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FOR RELEASE: August 5, 2003
CONTACT: Pamela Williams
Office of Communications
405/271-5601

Get Back To School Safely

Preparations for back-to-school are underway and parents and caregivers are reminded to slow down and review a few safety tips with their children. The Oklahoma State Department of Health (OSDH) School Health Program suggests the following precautions:

General Safety

  • Be sure your child knows his or her home phone number and address, your work number, the number of another trusted adult and how to use 911 for emergencies.
  • Make sure your child has enough change to make a phone call or carries a telephone calling card.
  • Teach your child never to talk to strangers or accept rides or gifts from strangers. Remember a stranger is anyone you or your child doesn’t know well or trust.
  • If your child is home alone for a few hours after school, set up rules for locking doors and windows, answering the door or telephone.
  • Make sure your child checks in with you or a neighbor immediately after school.
  • Set rules for inviting friends over and for going to a friend’s home when no adult is home to supervise.

Bus Safety

  • Stay away from the bus until it comes to a compete stop and the driver signals you to enter. Stay away from the rear wheels of the bus at all times.
  • Always wait for parents on the same side of the street as the school bus loading/unloading zone.
  • Cross the street at least 10 feet (or 10 giant steps) in front of the bus to avoid the driver’s blind spot. Do not cross until the bus driver signals that it is safe for you to begin walking.
  • Use the handrail to enter and exit the bus to avoid falls.
  • Wait until the bus comes to a complete stop before exiting.
  • Exit from the front of the bus.
  • Ask the bus driver for help if anything is dropped while entering or exiting the bus.
  • To make certain loose drawstrings or book bags don’t get caught on bus handrails, parents should remove loose drawstrings or ties on jackets and sweatshirts, and replace with Velcro, snaps or buttons.
  • While on the bus, children should not throw objects, shout or distract the driver unnecessarily. Keep heads and hands inside the bus and remain seated at all times.

Walking to School

  • Children under age 10 should never cross the street alone.
  • Parents should choose the safest and most direct route with fewest street crossings then walk it with their children until the children can show that they learned traffic safety rules. Remind children to take the same route every day and avoid short cuts or other places where there are not many people around.
  • Walk to and from school with a friend or others and wear reflective material to be more visible to street traffic.
  • Teach children to recognize and obey all traffic signals and markings. A flashing "walk" sign means a pedestrian has permission to cross, but must stop and look both ways for cars.
  • Make sure children look in all directions before crossing the street. Teach them to stop at the curb or edge of the road, and look left, right, and left again before and while crossing the street.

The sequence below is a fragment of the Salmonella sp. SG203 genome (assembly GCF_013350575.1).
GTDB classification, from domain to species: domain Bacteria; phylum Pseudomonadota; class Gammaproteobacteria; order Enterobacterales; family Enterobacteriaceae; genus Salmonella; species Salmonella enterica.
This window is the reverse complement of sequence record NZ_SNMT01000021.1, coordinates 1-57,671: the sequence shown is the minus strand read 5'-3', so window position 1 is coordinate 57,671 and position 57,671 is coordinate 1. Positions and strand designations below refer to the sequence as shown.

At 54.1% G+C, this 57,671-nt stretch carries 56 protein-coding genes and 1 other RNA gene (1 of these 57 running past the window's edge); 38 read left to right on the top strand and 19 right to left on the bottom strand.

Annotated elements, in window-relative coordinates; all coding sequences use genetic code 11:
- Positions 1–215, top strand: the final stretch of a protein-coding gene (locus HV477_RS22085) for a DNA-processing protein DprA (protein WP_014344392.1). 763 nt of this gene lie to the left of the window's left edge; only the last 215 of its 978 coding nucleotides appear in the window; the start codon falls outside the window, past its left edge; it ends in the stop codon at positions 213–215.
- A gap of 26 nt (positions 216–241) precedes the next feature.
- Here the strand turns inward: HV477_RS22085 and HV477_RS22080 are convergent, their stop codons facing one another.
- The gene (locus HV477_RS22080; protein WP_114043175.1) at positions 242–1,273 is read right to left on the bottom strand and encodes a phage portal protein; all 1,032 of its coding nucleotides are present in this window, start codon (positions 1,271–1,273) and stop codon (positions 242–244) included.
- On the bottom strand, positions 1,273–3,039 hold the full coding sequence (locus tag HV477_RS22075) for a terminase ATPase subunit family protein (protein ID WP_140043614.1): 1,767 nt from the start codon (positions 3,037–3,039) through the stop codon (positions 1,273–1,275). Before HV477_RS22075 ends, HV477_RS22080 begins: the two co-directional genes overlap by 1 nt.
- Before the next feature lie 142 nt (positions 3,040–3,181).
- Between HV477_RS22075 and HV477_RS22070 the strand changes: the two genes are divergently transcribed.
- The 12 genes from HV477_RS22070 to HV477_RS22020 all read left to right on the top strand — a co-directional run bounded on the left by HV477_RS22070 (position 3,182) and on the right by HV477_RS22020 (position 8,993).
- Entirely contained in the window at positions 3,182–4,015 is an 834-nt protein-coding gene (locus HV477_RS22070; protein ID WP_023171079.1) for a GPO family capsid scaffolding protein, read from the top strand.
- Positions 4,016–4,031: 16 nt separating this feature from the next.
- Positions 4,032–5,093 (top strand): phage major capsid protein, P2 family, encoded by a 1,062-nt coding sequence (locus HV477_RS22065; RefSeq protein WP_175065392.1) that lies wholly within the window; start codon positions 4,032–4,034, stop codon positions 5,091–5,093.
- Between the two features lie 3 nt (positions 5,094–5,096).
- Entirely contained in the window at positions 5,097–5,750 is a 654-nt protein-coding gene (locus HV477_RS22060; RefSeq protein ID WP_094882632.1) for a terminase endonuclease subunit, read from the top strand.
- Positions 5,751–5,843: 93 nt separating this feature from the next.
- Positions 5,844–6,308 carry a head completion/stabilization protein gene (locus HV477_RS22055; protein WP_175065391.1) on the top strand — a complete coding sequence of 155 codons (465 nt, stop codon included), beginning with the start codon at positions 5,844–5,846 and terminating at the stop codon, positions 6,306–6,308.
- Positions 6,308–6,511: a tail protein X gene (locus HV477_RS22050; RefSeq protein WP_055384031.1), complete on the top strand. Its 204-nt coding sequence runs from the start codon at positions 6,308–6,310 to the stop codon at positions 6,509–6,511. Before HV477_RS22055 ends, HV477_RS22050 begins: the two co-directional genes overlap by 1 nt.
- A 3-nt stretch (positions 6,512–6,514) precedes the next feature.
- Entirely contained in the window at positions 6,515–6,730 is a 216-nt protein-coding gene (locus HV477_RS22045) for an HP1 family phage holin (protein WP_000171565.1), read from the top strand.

• Teach children not to enter the street from between parked cars or from behind bushes or shrubs. Darting into the street accounts for most of the child pedestrian fatalities.
  • Teach children to cross the street at a corner or a crosswalk and allow plenty of time to cross.
  • Teach them to walk, not run across intersections and listen to crossing guards.
  • Warn children to be extra alert in bad weather because motorists’ visibility may be limited.

Biking to School

  • Wear bike helmets at all times when bicycling. Purchase a bike helmet that meets federal safety standards or those developed by ANSI, Snell or ASTM and make sure that it is worn correctly.
  • Follow the rules of the road. Children who ride bikes to school should be taught to follow traffic rules that apply to all vehicles. Ride on the right side of the road, with traffic, not against traffic; use appropriate hand signals; respect traffic signals; stop at all intersections, marked and unmarked; and stop and look left, right and left again before entering or crossing the street.
  • Walk your bike through intersections.

Driving Children to School

  • Always use child safety seats and safety belts correctly every time you and your children ride. Remain buckled up until exiting the vehicle.
  • Never put two children in one seat belt. Don’t transport more passengers than you have seat belts.
  • Never put loose or heavy objects in the passenger area of the car that could injure someone if you stopped suddenly or crashed.
  • Allow extra time in the driver's schedule to avoid driving too fast when late.
  • Arrange to drop off and pick up children at a safe spot away from the congestion of traffic around school. Make sure they enter and leave the car on the curbside.

“Take time to listen carefully to children’s fears and feelings about people or places that scare them or make them feel uneasy. Tell them to trust their instincts and take complaints about bullies and other concerns seriously, “ said State Health Commissioner Dr. Leslie Beitsch. “Following these important safety guidelines and reviewing them every year with your children can help make the school year a safe one.”

For additional safety information, contact the OSDH School Health Program at 405/271-4471.

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